I was fortunate enough to learn about this awesome technique when it was first presented at the Western Museum Association's Annual Meeting held in San Diego in October of 2009 as a part of the first "Packer's Conundrum" session. It has saved me on more than one occasion since then and I have passed it on to others in the field along the way. I am very happy that Mike is sharing this method now with a much broader audience. Ashley
‘Tabbing’ – a Softpack Variation
Mike Hascall. Artech/Seattle.
For challenging frames (Baroque, round, fragile), I like a soft pack method I call ‘Tabbing’, named after the ‘Tabs’ cut into the backing material. It also works well for many lighter-weight objects: toys with articulated appendages, masks, and other ceremonial objects.
· Size double wall cardboard or coroplast to give yourself the collar depth you want. Cut and bend as you would making a tray, but do not tape it yet.
· Place the artwork on the backing and trace edge and rectangular ‘tab’ shape at opposing strong-points.
· Cut out each tab on three sides and fold upwards. Larger works will need more pairs of tabs. Of course you need to make judgement calls on when too many tabs would compromise structure, but this method will hold a lot given the strong backing.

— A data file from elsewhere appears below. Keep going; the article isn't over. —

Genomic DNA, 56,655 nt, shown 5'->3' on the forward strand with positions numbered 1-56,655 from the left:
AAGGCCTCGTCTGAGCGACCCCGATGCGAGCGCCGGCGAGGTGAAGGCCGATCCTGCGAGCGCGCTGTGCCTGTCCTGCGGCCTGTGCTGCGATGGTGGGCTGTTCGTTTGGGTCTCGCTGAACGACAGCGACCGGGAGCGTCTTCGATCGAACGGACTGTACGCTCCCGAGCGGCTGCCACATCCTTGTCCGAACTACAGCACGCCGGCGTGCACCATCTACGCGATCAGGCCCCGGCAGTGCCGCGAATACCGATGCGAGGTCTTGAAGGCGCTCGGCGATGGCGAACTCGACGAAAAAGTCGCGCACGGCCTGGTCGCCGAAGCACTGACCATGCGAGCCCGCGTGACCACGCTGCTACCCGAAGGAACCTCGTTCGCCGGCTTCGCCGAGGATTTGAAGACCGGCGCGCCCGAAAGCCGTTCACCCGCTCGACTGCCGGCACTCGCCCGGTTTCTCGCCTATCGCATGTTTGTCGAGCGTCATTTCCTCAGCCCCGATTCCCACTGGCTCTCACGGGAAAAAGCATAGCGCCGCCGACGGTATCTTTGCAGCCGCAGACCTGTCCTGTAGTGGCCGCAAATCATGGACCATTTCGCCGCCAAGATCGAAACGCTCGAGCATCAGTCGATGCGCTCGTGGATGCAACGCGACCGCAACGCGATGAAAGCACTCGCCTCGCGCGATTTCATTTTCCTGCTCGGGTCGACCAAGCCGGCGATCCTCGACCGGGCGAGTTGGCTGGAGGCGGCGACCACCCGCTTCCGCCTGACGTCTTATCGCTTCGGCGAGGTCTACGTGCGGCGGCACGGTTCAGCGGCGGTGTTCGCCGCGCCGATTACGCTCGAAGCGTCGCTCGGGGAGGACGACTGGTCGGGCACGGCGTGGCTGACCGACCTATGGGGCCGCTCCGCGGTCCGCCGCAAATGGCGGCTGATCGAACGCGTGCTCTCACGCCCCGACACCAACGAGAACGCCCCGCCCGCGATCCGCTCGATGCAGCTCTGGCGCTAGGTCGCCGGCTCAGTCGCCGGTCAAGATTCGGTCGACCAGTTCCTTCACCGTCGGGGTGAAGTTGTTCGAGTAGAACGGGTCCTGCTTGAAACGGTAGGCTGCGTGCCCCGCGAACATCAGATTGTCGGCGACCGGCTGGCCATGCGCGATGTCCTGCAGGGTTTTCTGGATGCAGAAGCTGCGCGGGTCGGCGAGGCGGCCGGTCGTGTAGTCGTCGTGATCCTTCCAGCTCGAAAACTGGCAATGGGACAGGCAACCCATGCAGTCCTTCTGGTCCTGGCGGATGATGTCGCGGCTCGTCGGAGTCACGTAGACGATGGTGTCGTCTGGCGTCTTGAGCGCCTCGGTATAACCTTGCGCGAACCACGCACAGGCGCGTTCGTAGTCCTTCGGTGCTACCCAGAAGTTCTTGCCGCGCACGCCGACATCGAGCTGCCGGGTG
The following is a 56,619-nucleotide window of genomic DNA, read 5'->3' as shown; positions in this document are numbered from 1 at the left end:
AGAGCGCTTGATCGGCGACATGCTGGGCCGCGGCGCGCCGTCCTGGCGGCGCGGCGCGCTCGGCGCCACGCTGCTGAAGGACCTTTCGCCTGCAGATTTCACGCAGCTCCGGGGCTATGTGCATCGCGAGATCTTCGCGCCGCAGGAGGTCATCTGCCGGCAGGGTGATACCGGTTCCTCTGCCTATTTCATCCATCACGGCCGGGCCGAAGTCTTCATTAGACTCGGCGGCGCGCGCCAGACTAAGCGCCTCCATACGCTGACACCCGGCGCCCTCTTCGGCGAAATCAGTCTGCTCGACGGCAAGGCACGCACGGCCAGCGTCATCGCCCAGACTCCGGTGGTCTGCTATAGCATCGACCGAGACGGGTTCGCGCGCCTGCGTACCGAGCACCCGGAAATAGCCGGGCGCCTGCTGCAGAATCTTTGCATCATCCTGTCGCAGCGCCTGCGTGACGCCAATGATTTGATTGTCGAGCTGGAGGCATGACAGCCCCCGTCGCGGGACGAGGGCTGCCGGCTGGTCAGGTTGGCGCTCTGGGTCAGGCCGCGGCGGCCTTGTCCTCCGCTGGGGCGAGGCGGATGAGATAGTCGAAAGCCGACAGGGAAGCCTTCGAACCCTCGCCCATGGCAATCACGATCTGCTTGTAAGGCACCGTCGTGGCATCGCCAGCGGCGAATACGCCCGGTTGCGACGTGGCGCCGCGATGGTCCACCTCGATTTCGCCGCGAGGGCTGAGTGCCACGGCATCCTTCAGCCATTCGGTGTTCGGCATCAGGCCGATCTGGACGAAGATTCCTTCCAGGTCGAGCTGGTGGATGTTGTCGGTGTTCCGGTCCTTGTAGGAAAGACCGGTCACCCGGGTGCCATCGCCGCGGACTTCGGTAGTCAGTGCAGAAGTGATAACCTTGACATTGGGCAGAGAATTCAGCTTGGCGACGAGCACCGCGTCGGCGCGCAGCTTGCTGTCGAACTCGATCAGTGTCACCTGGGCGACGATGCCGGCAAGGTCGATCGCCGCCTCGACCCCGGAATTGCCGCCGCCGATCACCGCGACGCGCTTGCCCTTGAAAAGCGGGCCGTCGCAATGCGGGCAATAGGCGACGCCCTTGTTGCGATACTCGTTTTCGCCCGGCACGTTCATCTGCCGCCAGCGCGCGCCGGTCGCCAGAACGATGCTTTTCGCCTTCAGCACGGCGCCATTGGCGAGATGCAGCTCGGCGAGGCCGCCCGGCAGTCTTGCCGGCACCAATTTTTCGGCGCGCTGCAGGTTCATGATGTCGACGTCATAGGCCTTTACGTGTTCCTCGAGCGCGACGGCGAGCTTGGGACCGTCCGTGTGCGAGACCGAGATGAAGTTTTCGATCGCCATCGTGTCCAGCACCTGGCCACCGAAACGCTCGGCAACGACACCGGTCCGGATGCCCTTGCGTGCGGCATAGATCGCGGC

· Cut Volara to pad the frame and filament-tape tightly tab-to-tab to secure. If tape adhesive worries you, twill-tape or other can be used. If a long ride might burnish
contact points, a double layer of Dartek under the Volara and touching the art
will provide a good release.
· Finally, tape the corners of your tray. I turn the soft-pack around and tape over the tabs and across the back to complete a circle of strength. Even though the tape is well off the glass, I added a center square of Volara underneath. Voila. Ready for plastic.